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At What Age Does the Child Decide Which Parent to Live With in Florida?

Custody cases can be very complicated—especially if a child is getting along better with one of his or her parents. This raises an important question: When does a child get to pick which parent he or she lives with in Florida? The answer is there is no set age, and a child technically never has the unilateral power to make that choice. Still, the preference of older children—especially teenagers—matters. Here at the Law Office of Denise Miller, PA, our Stuart child custody attorney provides a comprehensive overview of key things parents should know about a child’s ability to decide who they get to live with in Florida.

Child Decide Which Parent to Live With in FL

Dispelling Two Common Misconceptions About Custody Law in Florida

  • There is a Specific Age When a Child Can Make Choices

False. While many states have a statutory age at which a child can give input in a custody case—usually 12, 13, or 14—Florida does not have any such guideline in place. There is no specific age in Florida. Courts can always take a child’s preferences into consideration if he or she is old enough and mature enough to give well-considered input.

  • A Teenager Can Decide Where They Live on Their Own

False. A child does not have the unilateral right to choose which parent he or she lives with in Florida. Even teenagers who are 16 or 17 do not have that right. Instead, Florida allows these children to give input. However, their preference is only one factor. It is not the only issue that matters.

Older and More Mature Children are Permitted to Give Input—and Courts Take it Seriously

As children grow older and exhibit maturity, their preferences and input regarding which parent they wish to live with can become an important factor in the court’s decision-making process. It is official policy in Florida, and it is an acknowledgment that is fundamentally rooted in the principle understanding that older kids—especially teenagers— are capable of expressing reasoned preferences that should be considered when determining living arrangements that will most benefit their well-being. As noted, Florida does not set a specific age at which a child’s opinion becomes relevant. However, as a general rule, 12 years old—or around 6th grade—is a good baseline.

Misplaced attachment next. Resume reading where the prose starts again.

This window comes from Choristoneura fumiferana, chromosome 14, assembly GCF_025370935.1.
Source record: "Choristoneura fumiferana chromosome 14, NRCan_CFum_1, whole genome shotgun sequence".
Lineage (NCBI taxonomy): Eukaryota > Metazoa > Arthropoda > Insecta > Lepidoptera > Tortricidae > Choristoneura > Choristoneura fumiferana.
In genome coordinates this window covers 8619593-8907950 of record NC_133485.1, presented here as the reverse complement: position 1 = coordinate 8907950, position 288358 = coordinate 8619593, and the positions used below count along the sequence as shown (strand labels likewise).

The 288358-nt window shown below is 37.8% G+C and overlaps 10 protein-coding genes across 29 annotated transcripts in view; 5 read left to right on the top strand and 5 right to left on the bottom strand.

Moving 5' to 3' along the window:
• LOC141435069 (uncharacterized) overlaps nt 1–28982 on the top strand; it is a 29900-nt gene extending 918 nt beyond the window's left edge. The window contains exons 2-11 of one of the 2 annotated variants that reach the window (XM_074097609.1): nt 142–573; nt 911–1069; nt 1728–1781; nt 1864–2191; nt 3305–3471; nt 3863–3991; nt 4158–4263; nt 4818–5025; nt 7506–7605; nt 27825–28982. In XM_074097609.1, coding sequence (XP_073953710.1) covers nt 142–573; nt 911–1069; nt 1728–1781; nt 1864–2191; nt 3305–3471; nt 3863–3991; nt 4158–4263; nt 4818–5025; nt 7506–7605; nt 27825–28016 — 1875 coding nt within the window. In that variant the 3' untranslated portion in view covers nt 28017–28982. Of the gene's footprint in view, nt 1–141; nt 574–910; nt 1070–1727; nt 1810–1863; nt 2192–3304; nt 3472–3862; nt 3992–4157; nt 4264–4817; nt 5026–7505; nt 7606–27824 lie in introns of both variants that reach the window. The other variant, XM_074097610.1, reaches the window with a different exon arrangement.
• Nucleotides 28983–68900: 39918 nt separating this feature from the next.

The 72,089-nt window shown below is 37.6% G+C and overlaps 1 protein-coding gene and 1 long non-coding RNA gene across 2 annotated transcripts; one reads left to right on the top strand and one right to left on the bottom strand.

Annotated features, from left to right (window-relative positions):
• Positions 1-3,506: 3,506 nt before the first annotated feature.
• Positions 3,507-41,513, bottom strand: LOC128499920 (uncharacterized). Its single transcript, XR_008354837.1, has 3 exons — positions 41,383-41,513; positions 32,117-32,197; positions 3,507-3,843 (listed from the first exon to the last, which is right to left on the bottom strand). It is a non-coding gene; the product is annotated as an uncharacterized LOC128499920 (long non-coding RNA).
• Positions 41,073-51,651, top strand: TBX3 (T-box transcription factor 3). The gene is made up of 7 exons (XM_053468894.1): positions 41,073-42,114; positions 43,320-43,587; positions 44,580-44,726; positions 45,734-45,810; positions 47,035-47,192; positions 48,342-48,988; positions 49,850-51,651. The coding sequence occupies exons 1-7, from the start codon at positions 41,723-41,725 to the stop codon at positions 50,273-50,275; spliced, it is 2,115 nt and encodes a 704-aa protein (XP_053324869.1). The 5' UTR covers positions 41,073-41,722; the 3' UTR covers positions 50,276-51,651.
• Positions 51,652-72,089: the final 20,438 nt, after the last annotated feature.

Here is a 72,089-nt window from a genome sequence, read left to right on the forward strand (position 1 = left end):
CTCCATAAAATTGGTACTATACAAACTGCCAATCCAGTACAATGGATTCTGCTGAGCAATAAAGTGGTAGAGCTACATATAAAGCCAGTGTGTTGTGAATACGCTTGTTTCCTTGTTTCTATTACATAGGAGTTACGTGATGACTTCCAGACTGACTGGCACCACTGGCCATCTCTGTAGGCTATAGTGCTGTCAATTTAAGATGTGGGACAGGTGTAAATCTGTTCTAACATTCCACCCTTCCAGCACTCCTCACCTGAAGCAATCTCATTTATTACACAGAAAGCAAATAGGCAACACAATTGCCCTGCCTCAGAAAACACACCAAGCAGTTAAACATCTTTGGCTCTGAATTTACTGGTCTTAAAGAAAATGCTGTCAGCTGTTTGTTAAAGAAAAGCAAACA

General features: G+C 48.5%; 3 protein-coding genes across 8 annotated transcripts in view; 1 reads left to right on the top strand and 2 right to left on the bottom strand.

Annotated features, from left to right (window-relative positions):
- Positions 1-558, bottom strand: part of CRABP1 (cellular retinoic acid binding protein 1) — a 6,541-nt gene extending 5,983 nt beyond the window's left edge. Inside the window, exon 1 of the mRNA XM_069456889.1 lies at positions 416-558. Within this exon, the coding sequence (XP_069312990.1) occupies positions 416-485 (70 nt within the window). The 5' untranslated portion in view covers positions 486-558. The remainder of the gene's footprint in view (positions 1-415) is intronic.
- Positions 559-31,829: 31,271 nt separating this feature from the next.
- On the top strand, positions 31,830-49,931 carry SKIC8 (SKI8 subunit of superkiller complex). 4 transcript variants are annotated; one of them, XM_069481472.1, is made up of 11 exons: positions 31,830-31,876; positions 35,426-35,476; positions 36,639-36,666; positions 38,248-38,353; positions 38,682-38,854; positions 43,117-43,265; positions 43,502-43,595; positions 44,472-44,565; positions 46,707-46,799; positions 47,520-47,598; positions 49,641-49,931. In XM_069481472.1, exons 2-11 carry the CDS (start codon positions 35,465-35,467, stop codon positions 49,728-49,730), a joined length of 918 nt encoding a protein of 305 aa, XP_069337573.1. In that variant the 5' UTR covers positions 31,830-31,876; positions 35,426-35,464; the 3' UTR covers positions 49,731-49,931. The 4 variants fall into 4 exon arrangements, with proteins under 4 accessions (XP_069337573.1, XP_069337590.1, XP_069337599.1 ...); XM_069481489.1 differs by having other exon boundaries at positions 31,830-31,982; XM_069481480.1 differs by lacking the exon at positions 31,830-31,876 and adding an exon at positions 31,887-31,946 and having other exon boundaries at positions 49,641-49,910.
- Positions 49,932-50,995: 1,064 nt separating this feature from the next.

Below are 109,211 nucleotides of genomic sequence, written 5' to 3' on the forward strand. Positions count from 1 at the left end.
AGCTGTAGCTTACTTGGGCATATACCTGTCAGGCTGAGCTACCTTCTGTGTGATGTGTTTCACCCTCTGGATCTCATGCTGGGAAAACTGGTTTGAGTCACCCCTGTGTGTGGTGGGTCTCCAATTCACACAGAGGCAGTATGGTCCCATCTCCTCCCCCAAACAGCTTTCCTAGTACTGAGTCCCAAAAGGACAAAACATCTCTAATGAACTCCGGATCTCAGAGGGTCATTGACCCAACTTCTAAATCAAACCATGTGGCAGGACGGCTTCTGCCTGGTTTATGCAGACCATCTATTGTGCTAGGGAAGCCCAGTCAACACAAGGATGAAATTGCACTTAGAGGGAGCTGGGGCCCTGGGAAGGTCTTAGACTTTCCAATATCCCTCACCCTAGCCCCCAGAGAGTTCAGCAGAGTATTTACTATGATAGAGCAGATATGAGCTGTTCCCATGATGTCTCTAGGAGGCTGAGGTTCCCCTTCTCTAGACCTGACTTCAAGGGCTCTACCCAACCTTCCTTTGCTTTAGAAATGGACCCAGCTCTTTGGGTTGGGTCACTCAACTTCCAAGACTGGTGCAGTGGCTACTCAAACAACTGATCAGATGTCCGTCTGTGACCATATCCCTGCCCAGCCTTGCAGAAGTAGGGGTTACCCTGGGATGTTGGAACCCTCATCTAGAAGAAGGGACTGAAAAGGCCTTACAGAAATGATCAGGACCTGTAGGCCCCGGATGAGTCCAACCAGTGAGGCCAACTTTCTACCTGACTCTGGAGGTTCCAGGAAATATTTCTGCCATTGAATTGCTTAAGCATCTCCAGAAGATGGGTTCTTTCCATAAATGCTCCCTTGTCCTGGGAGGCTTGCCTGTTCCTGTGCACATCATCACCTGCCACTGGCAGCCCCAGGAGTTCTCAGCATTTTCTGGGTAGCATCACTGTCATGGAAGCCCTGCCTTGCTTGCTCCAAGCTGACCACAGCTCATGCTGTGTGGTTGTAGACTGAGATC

The process of taking a child’s preference into account is handled with careful consideration by a court. There is a strong emphasis placed on ensuring that a child is able to give any input in a safe, secure environment. Children do not testify in open court in custody cases in Florida. Even in a difficult dispute, they will generally only give input in the judge’s chambers. Still, a child does not make the final call on where he or she lives. A family law court in Florida is empowered to scrutinize the reasons behind a child’s preference to assess whether or not that reasoning is legitimate. Even if the child’s reasoning is valid, other factors still matter as well.

A Note On a Child’s Age: Age matters in custody cases where a child’s preference is at issue. While the specific circumstances of the case are always relevant, a Florida court is likely to give more weight to the preference of a 17-year-old than a 12-year-old.

Custody Matters are Resolved With Consideration to the Best Interests of the Child

Florida is a “best interests” of the child state. Under Florida Statutes § 61.13, custody —including matters relating to where the child will reside (physical custody)—is resolved with consideration to what is best for a child’s health, safety, and well-being. While the child’s input is valued and seriously considered, it is balanced against a comprehensive evaluation of all factors that contribute to the child’s best interest, including parental capabilities, the child’s relationship with each parent, and the stability each parent can offer.

It is a holistic approach designed to ensure that the decision on custody respects the maturity and autonomy of older children while also protecting them. For example, imagine that a teenage boy who was already struggling in school strongly preferred one parent because that parent provided little oversight. A Florida court could consider but ultimately disregard that preference on the grounds that the arrangement is not in the teen’s best interests.

Contact Our Stuart Child Custody Lawyer Today

At The Law Office of Denise Miller, PA, our Florida child custody attorney is a compassionate advocate for clients. Have questions about child preference in a custody case? We can help. Contact us today for a completely confidential initial consultation. From our law office in Stuart, we provide child custody representation to parents in Martin County and throughout the area.

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